Unfortunately, for most software projects, in reality, the answer commonly is whichever language your tech lead/test architect knows. It is surprising (and depressing) to see how limited this generation of programmers have in terms of programming languages. If a tester/programmer only comfortable with one programming language, please read the classic (and must-have) book: The Pragmatic Programmer — From Journeyman to Master by Andrew Hunt and David Thomas.
My answer is Ruby. My love for the Ruby language started in 2006 after I have programmed Java for 9 years. Programmers tend to be fixated/biased on a preferred language. I am probably more objective than most, as My Selenium Recipes Book series covers all these five languages.
My opinion is based on experiences from developing (more importantly, maintaining) thousands of test scripts in each language binding.
Before examining these five language choices, I want to be clear: each language can work, here we are talking about which one is better?
1. Java. No good, because it is not a scripting language. We call test scripts for a reason. I was considered a 10x Java programmer (I rarely need a mouse when coding in Intellij IDEA, using keyboard shortcuts), people came to me for rescuing their failing Java projects. I still use Java for some app development, but I would NOT use Java for functional test automation.
2. C#, as above.
4. Python. As a scripting language, Python is well suitable for test automation. Python is popular, too. However, it is more restrictive than Ruby, such as indentation and parenthesis are required in Python 3, which frustrates non-python programmers. Remember, automated functional test scripts are for the whole team. Furthermore, based on my benchmark, Python binding is about 10% slower than Ruby.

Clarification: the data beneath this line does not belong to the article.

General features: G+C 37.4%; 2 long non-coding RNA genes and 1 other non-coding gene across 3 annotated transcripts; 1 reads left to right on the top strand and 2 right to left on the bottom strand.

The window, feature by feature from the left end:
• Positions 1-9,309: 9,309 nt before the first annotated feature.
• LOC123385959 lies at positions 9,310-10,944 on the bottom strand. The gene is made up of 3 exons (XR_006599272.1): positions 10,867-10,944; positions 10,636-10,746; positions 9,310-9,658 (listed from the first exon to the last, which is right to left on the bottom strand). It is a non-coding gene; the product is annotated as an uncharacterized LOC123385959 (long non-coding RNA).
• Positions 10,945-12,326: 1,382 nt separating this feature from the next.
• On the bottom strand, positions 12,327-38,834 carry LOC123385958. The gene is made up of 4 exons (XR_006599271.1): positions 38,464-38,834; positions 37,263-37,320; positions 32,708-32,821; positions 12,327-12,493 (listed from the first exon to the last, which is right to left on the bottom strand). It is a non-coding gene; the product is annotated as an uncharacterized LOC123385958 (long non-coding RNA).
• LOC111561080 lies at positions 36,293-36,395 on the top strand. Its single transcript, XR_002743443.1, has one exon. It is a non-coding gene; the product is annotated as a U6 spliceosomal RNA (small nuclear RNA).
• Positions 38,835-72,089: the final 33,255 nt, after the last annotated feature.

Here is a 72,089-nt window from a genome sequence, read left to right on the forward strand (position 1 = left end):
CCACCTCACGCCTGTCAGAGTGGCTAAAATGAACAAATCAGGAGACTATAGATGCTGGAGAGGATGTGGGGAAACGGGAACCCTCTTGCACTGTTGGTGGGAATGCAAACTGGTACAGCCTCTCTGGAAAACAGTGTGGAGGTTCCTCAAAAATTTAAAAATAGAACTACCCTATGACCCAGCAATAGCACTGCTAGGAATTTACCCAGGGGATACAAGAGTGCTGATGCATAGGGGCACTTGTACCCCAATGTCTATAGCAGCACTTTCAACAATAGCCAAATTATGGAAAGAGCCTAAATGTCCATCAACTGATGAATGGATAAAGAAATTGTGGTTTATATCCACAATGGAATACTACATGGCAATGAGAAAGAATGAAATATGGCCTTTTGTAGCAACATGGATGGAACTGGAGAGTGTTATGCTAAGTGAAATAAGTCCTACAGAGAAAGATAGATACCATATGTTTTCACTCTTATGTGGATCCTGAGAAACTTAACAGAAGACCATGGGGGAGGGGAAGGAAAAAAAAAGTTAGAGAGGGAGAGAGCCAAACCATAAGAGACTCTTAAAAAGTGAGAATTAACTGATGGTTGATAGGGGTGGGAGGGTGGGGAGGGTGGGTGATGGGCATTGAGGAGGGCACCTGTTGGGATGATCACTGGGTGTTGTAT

5. Ruby 😀. Ruby is a concise, powerful, and elegant scripting language, which has a long history of being a scripting language for test automation. For example, Watir was created in 2001 and still remains a popular framework (now based on Selenium WebDriver). Please note “Watir” stands for ‘Web Application Testing in Ruby’, which shows the creators’ love for Ruby. (The same goes for the super famous Ruby on Rails).
I know my words won’t be enough to convince you to learn Ruby, so I borrowed a quote from the classic Agile Testing book:
“Our team chose Ruby because it’s a purely object-oriented, dynamic, interpreted language with a syntax that is elegant, expressive, and tersely powerful. More importantly, Ruby is an ideal tool for the creation of Domain Specific Language (DSL).”
The adjectives in the quote are important attributes for a good scripting language, don’t you agree? Now, try to judge Java with the above, you will understand why most UI test automation attempts failed.
UI Test automation, for many, is new knowledge, requires learning. (Doing a simple ‘hello world’ sample automated testing is easy, everyone can do it. However, to master real UI test automation is extremely hard without a good mentor, you see everyone talked about selenium automation but rarely seen used for regression testing.) So if a tester/programmer lacks learning altitude, not giving Ruby a try, the chance of mastering UI test automation is very slim.
If I have to use one adjective for why choose Ruby for scripting automated tests? It is fun. I leave you to try and figure it out.